• UST curve, or the United States Treasury yield curve, shows the yields of bills, notes and bonds issued by the United States Treasury plotted on a graph vs. the year of maturity of each instrument
  • VIX, the Chicago Board Options Exchange (CBOE) Volatility Index, a widely-used indication of the stock market’s expectation of volatility implied by S&P 500 index options
  • WTI, West Texas Intermediate is a grade of crude oil used as a benchmark in oil pricing, particularly in the United States
  • Year-over-Year (YoY), a method of evaluating two or more measured events to compare the results with those of a comparable period on an annualised basis
  • Yield to worst (YTW), an estimate of the lowest yield that you can expect to earn from a bond when holding to maturity, absent a default.
  • CAGR – Compound Annual Growth Rate is a calculation that smooths annual gains in revenue, returns, customers, etc., over a specified number of years as if the growth had happened steadily each year over that time period.  It can be used to help investors compare growth rates over time between two investments, that would otherwise be difficult to compare due to volatility in year-to-year growth.
  • OAS – Option-Adjusted Spread measures the spread between a fixed income security and the risk-free rate of return, which considers how the embedded option in the fixed income security is likely to change the expected future cash flows and the present value of the security.
  • OECD – refers to The Organisation for Economic Co-operation and Development, which is an intergovernmental economic organisation comprising of 36 member countries.  It was founded in 1961 with the aim of stimulating economic and trade collaboration.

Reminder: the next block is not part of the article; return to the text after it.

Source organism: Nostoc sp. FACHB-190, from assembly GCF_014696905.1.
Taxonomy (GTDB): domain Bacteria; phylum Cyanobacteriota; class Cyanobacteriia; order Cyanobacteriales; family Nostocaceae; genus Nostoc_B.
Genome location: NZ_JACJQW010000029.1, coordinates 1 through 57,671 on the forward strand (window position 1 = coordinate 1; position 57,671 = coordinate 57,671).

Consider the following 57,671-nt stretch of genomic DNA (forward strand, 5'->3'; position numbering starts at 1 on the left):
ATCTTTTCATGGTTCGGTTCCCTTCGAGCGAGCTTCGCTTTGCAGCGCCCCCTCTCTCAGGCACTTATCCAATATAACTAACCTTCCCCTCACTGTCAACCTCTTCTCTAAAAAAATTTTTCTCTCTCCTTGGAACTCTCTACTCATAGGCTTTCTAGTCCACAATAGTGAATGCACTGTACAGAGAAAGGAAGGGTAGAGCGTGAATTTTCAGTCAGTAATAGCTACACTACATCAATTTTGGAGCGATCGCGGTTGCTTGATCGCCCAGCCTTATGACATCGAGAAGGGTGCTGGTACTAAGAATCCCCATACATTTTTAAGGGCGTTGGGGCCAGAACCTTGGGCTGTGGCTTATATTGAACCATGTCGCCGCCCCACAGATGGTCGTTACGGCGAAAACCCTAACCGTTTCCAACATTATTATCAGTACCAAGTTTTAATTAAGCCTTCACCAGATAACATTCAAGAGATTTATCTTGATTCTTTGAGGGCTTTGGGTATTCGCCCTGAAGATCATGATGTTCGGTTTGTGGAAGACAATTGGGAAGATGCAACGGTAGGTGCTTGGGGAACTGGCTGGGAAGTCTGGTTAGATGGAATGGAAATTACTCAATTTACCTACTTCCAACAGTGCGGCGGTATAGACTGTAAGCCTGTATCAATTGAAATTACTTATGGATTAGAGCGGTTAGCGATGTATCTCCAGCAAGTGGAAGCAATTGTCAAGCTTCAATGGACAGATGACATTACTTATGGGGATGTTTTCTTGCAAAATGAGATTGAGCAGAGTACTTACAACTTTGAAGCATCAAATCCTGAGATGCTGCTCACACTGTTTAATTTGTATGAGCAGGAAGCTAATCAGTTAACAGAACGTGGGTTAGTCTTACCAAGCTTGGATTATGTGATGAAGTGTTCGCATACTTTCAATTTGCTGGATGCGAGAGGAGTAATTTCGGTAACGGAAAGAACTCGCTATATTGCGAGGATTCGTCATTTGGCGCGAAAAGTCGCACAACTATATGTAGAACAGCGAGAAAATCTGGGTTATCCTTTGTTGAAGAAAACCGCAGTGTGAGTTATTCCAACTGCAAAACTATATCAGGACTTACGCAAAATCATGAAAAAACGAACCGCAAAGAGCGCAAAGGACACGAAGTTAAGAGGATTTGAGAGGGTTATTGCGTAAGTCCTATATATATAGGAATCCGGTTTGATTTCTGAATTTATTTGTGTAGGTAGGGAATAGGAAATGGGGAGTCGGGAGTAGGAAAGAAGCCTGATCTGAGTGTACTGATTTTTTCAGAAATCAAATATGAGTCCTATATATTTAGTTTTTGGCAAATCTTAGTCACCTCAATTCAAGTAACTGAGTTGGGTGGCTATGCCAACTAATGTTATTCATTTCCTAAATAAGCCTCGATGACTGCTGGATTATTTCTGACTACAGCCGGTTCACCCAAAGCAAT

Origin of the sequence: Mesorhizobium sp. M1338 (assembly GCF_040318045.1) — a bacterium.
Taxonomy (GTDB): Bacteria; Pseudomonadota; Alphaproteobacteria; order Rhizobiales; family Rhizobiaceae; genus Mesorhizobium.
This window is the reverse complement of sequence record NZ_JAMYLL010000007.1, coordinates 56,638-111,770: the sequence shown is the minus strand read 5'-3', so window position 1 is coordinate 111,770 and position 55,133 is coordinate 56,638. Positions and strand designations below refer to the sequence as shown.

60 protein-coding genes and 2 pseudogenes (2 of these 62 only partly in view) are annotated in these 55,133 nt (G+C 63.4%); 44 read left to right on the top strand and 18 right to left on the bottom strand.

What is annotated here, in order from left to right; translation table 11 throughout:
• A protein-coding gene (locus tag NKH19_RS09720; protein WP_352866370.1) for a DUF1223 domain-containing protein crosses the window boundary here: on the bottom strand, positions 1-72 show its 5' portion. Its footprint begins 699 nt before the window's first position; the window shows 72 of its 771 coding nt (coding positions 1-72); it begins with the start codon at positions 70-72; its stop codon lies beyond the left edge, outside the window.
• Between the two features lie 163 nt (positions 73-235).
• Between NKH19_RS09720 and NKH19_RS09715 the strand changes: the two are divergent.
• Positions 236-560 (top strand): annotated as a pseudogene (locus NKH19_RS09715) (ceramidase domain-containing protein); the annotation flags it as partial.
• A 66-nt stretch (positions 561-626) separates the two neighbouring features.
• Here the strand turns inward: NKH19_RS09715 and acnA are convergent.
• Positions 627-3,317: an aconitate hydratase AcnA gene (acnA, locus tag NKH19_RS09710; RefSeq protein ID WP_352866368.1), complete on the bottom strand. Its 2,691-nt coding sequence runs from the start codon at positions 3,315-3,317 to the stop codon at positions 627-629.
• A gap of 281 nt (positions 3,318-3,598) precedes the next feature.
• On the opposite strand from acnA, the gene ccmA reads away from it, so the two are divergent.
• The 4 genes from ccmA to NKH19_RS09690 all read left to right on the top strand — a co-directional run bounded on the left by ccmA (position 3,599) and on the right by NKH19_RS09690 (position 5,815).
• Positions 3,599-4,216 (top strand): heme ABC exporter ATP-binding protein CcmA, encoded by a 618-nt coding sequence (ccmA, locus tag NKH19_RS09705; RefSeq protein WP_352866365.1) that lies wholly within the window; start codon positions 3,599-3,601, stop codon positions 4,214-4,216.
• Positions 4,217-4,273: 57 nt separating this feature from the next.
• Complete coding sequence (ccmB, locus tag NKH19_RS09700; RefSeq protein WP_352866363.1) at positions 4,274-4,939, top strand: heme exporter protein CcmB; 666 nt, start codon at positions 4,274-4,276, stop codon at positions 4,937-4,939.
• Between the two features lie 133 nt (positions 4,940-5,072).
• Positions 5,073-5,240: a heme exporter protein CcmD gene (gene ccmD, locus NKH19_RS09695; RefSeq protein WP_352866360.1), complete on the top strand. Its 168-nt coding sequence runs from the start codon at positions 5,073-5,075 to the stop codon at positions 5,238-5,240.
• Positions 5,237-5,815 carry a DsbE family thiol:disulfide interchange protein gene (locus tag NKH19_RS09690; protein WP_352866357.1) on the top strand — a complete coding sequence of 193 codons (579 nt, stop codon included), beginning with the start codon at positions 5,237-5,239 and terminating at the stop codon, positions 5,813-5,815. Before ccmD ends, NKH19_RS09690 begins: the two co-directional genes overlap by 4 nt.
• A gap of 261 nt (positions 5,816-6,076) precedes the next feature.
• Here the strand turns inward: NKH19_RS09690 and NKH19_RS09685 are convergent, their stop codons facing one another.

• PIOTROSKI F SCORE – is a discrete score between 0-9 that reflects nine criteria used to determine the strength of a firm’s financial position. The Piotroski score is used to determine the best value stocks, with nine being the best and zero being the worst.
  • The AAII index – The American Association of Individual Investors Sentiment Survey is a weekly poll of its members’ opinion on where the market will be in six months, used to provide a measure of the mood of investors.
  • CSFB Fear index – Credit Suisse Fear Barometer measures investor sentiment for 3-month investment horizons by pricing a zero-cost collar.  The higher the level of CSFB, the higher the fear i.e. investors are willing to sacrifice potential upside by protecting their investments with hedges.
  • CNN Fear and Greed Index – tracks seven indicators of investor sentiment.
  • Price Target Ratio – upside potential for an investment comparing its price target to its current price
  • – R-squared is a measure used describe the portion of a security’s movement in the market relative to the movement of a related index.